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HHS Report Shows Lower Premium Increase Than Expected

By Erin Mershon, CQ Roll Call

April 12, 2016 -- The Obama administration is hoping to stave off a repeat of last year's furor over rising insurance premiums on the public exchanges with a new report that highlights a 4 percent average premium increase for people getting tax credits under the Affordable Care Act.

That's a much lower rate than some of the double-digit premium hikes insurers initially proposed, when some were asking for rate hikes as high as 35 to 40 percent. Those requests sparked negative headlines and became a frequent punching bag for Republicans opposed to the health. House Speaker Paul D. Ryan, R-Wis., railed against "double digit premium increases," and Republican presidential frontrunner Donald Trump blasted the spike in costs.

The 4 percent average increase the administration highlighted only accounts for those consumers receiving tax credits, about 85 percent of consumers. A broader analysis of premium increases, leaving out the credits, showed an average premium increase of 8 percent.

This year, Richard Frank, director of the Office of the Assistant Secretary for Planning and Evaluation at the U.S. Department of Health and Human Services (HHS), is hoping to undercut Republicans' criticisms early.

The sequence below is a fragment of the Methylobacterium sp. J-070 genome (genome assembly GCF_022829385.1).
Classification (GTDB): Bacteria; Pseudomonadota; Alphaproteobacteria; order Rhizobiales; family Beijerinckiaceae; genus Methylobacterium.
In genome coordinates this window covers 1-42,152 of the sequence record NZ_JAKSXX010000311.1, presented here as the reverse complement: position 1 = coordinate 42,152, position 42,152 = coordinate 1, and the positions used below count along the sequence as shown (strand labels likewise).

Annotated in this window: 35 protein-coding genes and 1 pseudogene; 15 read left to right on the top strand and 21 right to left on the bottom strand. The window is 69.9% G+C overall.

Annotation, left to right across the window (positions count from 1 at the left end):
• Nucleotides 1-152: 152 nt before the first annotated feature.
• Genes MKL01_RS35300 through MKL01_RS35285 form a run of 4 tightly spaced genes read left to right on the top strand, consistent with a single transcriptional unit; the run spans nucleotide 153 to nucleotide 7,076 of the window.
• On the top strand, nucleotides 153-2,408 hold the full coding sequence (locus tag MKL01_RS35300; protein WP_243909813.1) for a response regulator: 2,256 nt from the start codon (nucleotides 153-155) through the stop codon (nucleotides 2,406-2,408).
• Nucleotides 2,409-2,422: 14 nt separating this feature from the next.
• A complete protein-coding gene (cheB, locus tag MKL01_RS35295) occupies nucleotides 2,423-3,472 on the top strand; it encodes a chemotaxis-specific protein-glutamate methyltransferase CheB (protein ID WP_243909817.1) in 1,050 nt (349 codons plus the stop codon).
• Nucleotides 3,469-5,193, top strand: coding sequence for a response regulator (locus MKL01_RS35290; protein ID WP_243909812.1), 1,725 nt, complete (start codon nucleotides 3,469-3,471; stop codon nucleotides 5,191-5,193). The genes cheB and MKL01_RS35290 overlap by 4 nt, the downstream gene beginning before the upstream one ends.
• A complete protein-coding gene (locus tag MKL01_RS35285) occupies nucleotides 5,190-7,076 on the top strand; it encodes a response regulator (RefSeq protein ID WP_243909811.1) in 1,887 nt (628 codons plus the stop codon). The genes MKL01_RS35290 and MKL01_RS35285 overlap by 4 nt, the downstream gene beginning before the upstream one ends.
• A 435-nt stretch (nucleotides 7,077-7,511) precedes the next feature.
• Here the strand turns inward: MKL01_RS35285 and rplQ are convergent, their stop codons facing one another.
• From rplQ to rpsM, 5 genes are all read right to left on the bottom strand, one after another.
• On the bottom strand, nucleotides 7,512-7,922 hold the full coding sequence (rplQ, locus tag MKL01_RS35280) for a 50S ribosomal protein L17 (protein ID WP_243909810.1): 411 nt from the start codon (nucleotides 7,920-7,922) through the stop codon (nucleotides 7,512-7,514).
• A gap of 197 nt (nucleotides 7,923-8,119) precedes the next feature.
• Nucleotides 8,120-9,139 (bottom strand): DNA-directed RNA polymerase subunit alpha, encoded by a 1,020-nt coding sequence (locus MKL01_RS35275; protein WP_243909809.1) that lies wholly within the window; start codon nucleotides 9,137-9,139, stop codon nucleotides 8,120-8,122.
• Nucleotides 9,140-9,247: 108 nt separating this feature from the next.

"Marketplace consumers would do well to put little stock in those initial numbers," he wrote in a blog post Tuesday touting the administration's calculations.

In its new report, HHS emphasizes that those initial proposed rates don't predict what consumers will actually pay, because they don't take into account state insurance commissions' rate reviews, the ability consumers have to shop for cheaper coverage, or the tax credits consumers often receive under the health law, which increase if the cost of a benchmark plan increases.

"We've seen a lot of switching around of insurers offering the lowest cost option, and for that reason, people on the exchange who are shopping are also demonstrating that they're willing to switch to lower cost companies," said Cynthia Cox, an associate director at the nonpartisan Kaiser Family Foundation. "It seems that enrollees are particularly price sensitive when it comes to the premium, more so than what we've seen when it comes to other markets."

The report also underscored that more than 2.3 million people—43 percent of returning customers—chose a new plan for 2016, which the administration said greatly reduced the average premium increase and cut premiums by an average of $42 per month.

HHS also estimated that state regulator reviews saved consumers $1.5 billion last year.

A health insurance industry official suggested that plans are facing uncertainty in the new marketplaces that can affect premiums.

"Premiums reflect the rising cost of medical care driven by higher prescription drug prices and hospital costs," said Clare Krusing, a spokeswoman for America's Health Insurance Plans. "On top of that, this is a market that is still in the midst of a major transition. Between changes to the premium stabilization programs and uncertainty around special enrollment periods, there needs to be much greater focus on promoting a stable, affordable market for consumers."

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